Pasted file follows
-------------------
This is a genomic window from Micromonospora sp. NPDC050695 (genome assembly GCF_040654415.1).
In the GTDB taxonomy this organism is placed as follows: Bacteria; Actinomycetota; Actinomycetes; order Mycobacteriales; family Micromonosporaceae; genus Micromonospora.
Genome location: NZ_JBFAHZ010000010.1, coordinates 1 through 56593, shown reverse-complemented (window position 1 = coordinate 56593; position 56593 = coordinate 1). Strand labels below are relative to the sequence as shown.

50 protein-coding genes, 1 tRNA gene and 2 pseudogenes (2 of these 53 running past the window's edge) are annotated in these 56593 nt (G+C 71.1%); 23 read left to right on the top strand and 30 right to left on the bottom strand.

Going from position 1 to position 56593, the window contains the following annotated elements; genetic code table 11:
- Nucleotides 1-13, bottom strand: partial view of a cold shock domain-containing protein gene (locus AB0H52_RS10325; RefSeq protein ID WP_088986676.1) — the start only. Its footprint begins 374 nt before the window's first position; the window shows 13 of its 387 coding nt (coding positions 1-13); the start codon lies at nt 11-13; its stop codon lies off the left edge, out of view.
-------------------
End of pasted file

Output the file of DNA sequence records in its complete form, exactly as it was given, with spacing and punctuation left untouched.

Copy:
This is a genomic window from Micromonospora sp. NPDC050695 (genome assembly GCF_040654415.1).
In the GTDB taxonomy this organism is placed as follows: Bacteria; Actinomycetota; Actinomycetes; order Mycobacteriales; family Micromonosporaceae; genus Micromonospora.
Genome location: NZ_JBFAHZ010000010.1, coordinates 1 through 56593, shown reverse-complemented (window position 1 = coordinate 56593; position 56593 = coordinate 1). Strand labels below are relative to the sequence as shown.

50 protein-coding genes, 1 tRNA gene and 2 pseudogenes (2 of these 53 running past the window's edge) are annotated in these 56593 nt (G+C 71.1%); 23 read left to right on the top strand and 30 right to left on the bottom strand.

Going from position 1 to position 56593, the window contains the following annotated elements; genetic code table 11:
- Nucleotides 1-13, bottom strand: partial view of a cold shock domain-containing protein gene (locus AB0H52_RS10325; RefSeq protein ID WP_088986676.1) — the start only. Its footprint begins 374 nt before the window's first position; the window shows 13 of its 387 coding nt (coding positions 1-13); the start codon lies at nt 11-13; its stop codon lies off the left edge, out of view.